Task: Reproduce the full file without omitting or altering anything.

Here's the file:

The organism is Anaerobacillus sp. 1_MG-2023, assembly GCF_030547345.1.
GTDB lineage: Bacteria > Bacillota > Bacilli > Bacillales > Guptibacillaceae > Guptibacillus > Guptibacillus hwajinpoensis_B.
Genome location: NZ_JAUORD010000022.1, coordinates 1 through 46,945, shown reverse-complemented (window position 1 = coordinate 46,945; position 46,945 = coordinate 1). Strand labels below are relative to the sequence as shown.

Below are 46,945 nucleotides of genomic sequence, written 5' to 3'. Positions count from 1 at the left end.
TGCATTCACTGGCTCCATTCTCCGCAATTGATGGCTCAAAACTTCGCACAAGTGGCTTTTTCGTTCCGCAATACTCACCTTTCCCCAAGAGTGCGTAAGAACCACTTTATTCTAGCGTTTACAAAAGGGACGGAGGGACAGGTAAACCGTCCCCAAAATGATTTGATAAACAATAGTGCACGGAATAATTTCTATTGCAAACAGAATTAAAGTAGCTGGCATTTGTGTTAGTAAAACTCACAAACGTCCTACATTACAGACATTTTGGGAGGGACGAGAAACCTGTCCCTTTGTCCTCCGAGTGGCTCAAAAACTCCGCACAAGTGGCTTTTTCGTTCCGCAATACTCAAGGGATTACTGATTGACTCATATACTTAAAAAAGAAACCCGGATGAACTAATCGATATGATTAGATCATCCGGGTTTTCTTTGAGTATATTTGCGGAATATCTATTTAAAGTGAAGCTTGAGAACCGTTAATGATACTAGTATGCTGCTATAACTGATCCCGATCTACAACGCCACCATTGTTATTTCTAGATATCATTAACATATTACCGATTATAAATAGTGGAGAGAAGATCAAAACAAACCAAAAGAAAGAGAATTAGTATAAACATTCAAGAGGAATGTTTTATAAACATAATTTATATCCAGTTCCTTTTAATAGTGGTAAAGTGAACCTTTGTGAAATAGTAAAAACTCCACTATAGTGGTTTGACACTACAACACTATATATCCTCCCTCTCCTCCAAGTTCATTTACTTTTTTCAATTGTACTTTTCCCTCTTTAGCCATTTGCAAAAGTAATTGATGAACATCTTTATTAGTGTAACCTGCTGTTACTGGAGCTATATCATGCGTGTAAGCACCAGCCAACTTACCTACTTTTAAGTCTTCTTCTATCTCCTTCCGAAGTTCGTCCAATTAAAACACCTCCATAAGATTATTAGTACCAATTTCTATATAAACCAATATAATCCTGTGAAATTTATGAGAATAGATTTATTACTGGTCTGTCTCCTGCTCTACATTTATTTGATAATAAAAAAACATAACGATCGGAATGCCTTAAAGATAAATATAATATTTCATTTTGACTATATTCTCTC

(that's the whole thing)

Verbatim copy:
The organism is Anaerobacillus sp. 1_MG-2023, assembly GCF_030547345.1.
GTDB lineage: Bacteria > Bacillota > Bacilli > Bacillales > Guptibacillaceae > Guptibacillus > Guptibacillus hwajinpoensis_B.
Genome location: NZ_JAUORD010000022.1, coordinates 1 through 46,945, shown reverse-complemented (window position 1 = coordinate 46,945; position 46,945 = coordinate 1). Strand labels below are relative to the sequence as shown.

Below are 46,945 nucleotides of genomic sequence, written 5' to 3'. Positions count from 1 at the left end.
TGCATTCACTGGCTCCATTCTCCGCAATTGATGGCTCAAAACTTCGCACAAGTGGCTTTTTCGTTCCGCAATACTCACCTTTCCCCAAGAGTGCGTAAGAACCACTTTATTCTAGCGTTTACAAAAGGGACGGAGGGACAGGTAAACCGTCCCCAAAATGATTTGATAAACAATAGTGCACGGAATAATTTCTATTGCAAACAGAATTAAAGTAGCTGGCATTTGTGTTAGTAAAACTCACAAACGTCCTACATTACAGACATTTTGGGAGGGACGAGAAACCTGTCCCTTTGTCCTCCGAGTGGCTCAAAAACTCCGCACAAGTGGCTTTTTCGTTCCGCAATACTCAAGGGATTACTGATTGACTCATATACTTAAAAAAGAAACCCGGATGAACTAATCGATATGATTAGATCATCCGGGTTTTCTTTGAGTATATTTGCGGAATATCTATTTAAAGTGAAGCTTGAGAACCGTTAATGATACTAGTATGCTGCTATAACTGATCCCGATCTACAACGCCACCATTGTTATTTCTAGATATCATTAACATATTACCGATTATAAATAGTGGAGAGAAGATCAAAACAAACCAAAAGAAAGAGAATTAGTATAAACATTCAAGAGGAATGTTTTATAAACATAATTTATATCCAGTTCCTTTTAATAGTGGTAAAGTGAACCTTTGTGAAATAGTAAAAACTCCACTATAGTGGTTTGACACTACAACACTATATATCCTCCCTCTCCTCCAAGTTCATTTACTTTTTTCAATTGTACTTTTCCCTCTTTAGCCATTTGCAAAAGTAATTGATGAACATCTTTATTAGTGTAACCTGCTGTTACTGGAGCTATATCATGCGTGTAAGCACCAGCCAACTTACCTACTTTTAAGTCTTCTTCTATCTCCTTCCGAAGTTCGTCCAATTAAAACACCTCCATAAGATTATTAGTACCAATTTCTATATAAACCAATATAATCCTGTGAAATTTATGAGAATAGATTTATTACTGGTCTGTCTCCTGCTCTACATTTATTTGATAATAAAAAAACATAACGATCGGAATGCCTTAAAGATAAATATAATATTTCATTTTGACTATATTCTCTC